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Like Ruto, Raila should pledge to accept poll outcome 



Prof Samuel Huntington has aptly written about ‘Democratic consolidation’. It has been described as a political situation where democracy matures. It becomes unlikely to revert to autocracy without an external shock, and is regarded as the only available system of government within a country.

There are several indicators of democratic consolidation .Firstly, there must be durability of democracy over time, including adherence to democratic principles such as rule of law, an independent judiciary, competitive and fair elections and a developed civil society.

Democracy must also be accepted by its citizens as the ruling form of government, thus ensuring stability and, again, minimising the risk of reverting to an enforcement or advocacy of strict obedience to authority at the expense of personal freedom .

I would add, for African countries, democratic consolidation must entail society pivoting away from parochial and ethnic- based politics towards issue-based politics .

Otherwise, elections can be a mere ethnic census.

Prof Samuel ,in his book The Third Wave, discusses various aspects of democratic stabilisation and the prospects of consolidation in fledgling third-wave democracies. He outlines a number of conditions that have favoured or are favouring the consolidation of new democracies: 1) the experience of a previous effort at democratisation, even if it failed; 2) a high level of economic development; 3) a favourable international political environment, with outside assistance; 4) early timing of the transition to democracy, relative to a worldwide “wave”, indicating that the drive to democracy derived primarily from indigenous rather than outside influences; and 5) experience of a relatively peaceful rather than violent transition.

Maturing democracy

In Kenya, Judiciary and political actors’ recent actions have signalled maturing democracy. 

For the Judiciary, its bold decision to cancel the 2017 elections, notwithstanding the legal merits and demerits of the judgment, represents a maturing democracy. Torpedoing of the BBI three times further entrenched the notion of judicial independence, which further aided in democratic consolidation . Chief Justice Martha Koome must maintain that trajectory of judicial independence. Her recent rule gagging lawyers’ social media comments on pending cases does not bode well for democratic consolidation.

Two political actors have aided this process. They are President Uhuru Kenyatta and his deputy, William Ruto. Uhuru’s decision not to prop up a Kikuyu kingpin as his successor remains unpopular in the Mountain.

However, it has had the effect of consolidating nation-building processes,an important building block for democratic consolidation. In the short term he might remain a regional pariah, but history might be kind to him. He had the opportunity to build a Kikuyu successor but he chose a different path. This has left the political field with two strong non-Kikuyu contestants. The long-held argument that Kikuyus can never vote for an outsider is set to be shattered. This will be a major step towards nation-building and Uhuru will deserve a paragraph.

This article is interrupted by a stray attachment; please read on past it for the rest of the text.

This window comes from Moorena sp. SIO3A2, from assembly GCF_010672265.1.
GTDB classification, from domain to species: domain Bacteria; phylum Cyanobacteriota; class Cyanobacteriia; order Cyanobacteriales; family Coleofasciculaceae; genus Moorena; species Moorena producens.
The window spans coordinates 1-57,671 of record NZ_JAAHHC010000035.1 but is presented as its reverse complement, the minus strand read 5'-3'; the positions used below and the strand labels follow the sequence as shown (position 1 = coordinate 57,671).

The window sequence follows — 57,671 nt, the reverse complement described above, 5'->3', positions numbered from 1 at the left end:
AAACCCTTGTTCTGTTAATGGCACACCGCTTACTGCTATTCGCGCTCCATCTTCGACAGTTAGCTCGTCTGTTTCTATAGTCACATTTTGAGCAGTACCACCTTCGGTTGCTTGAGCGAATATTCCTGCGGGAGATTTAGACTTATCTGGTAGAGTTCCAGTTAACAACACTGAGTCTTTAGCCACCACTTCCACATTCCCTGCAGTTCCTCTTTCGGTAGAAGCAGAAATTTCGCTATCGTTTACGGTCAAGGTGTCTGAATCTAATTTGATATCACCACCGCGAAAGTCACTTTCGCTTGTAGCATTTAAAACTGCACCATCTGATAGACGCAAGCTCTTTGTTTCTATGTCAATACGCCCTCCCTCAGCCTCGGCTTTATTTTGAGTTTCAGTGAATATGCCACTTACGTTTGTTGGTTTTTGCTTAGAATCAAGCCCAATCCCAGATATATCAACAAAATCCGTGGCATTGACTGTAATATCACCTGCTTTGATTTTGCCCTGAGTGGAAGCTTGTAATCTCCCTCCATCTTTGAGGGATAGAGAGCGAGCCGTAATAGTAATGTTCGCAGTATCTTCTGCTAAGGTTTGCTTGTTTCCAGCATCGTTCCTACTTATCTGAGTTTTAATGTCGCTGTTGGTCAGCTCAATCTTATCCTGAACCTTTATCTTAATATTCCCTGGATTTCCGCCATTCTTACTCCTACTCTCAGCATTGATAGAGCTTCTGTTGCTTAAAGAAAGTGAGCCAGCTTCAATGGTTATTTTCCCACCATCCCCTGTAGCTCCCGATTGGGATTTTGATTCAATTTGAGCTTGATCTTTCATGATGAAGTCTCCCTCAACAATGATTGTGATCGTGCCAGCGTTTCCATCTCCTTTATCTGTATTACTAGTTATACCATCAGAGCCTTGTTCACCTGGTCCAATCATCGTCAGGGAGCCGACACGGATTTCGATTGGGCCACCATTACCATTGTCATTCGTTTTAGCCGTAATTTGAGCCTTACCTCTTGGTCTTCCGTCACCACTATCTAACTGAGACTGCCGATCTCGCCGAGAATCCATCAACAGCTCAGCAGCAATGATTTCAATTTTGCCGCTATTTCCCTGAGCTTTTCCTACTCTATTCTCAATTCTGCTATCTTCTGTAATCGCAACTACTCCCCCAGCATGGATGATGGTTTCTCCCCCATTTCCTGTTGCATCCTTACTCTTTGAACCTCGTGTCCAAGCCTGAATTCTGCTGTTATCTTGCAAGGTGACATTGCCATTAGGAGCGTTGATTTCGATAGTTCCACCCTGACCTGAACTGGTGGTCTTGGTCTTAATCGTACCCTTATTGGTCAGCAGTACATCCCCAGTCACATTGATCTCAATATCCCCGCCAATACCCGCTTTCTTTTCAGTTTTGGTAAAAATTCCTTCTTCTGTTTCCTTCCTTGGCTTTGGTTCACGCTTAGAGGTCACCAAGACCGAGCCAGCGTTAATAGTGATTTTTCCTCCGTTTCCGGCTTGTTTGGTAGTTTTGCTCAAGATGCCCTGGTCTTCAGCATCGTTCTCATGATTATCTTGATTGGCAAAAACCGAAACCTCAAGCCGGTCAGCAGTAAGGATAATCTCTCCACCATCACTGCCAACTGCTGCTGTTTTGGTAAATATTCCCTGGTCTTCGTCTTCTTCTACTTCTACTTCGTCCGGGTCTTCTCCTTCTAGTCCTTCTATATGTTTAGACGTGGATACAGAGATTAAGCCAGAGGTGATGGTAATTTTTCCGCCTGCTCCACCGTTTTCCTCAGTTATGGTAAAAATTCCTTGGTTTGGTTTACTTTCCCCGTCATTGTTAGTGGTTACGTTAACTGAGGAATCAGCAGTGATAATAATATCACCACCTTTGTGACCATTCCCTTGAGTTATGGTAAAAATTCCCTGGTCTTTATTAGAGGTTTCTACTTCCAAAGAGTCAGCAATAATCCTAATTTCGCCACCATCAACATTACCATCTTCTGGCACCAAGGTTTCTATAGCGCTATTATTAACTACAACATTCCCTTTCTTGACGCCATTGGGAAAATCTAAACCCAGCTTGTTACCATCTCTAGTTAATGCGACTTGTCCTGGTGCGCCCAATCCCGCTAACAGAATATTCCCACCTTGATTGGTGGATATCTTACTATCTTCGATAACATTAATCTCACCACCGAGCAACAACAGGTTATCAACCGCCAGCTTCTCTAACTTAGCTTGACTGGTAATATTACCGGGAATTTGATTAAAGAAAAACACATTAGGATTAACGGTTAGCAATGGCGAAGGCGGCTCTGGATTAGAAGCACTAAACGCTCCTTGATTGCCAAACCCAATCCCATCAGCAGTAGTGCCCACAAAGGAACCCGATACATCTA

Ruto’s decision to frame 2022 elections in economic terms has worked wonders in pivoting politics away from a tribe-based to issue-based discussion. He has championed the hustler narrative, which unites all tribes across the country. His meetings are macro-economic classes on job creation, economic revival and economic models.

His speeches include an outline of his achievements and his vision for the future. 

He pivots towards traditional politicking at the tail end of his speech and for only a few minutes. Can there be reversals of democratic consolidation in Kenya in August 2022? 

Rally for mass action

Of course, if any of the following happens: First, if any of the key players refuses to accept the outcome of the elections and chaos ensues. It is mollifying Ruto has repeatedly said in public he will accept the outcome of the results. Neither Azimio flagbearer Raila Odinga nor his running mate Martha Karua have publicly made this pledge. 

Kenyans need to nudge both Azimio contestants to give a commitment to peaceful resolution of any grievance that can arise out of the 2022 presidential electoral outcome.

In 2007, Raila lost to President Mwai Kibaki and refused to seek legal redress in court.

In 2013, he lost to Uhuru but went to court. He lost in court and there was chaos, which died out after police intervention. In 2017, Raila lost to Uhuru and successfully overturned the victory in court. However, he refused to go for the run-off and urged his supporters to resort to mass action . It took a handshake to calm things down .

Will Raila accept the August 2022 outcome without urging his supporters to rally for mass action that might turn violent? 

Will Raila help in democratic consolidation by taking any grievance he might have to court now that the Judiciary looks fairly independent ?

Dr Kang’ata teaches law at Catholic University of Eastern Africa .He is the senator for Murang’a and former Chief Whip of the Senate

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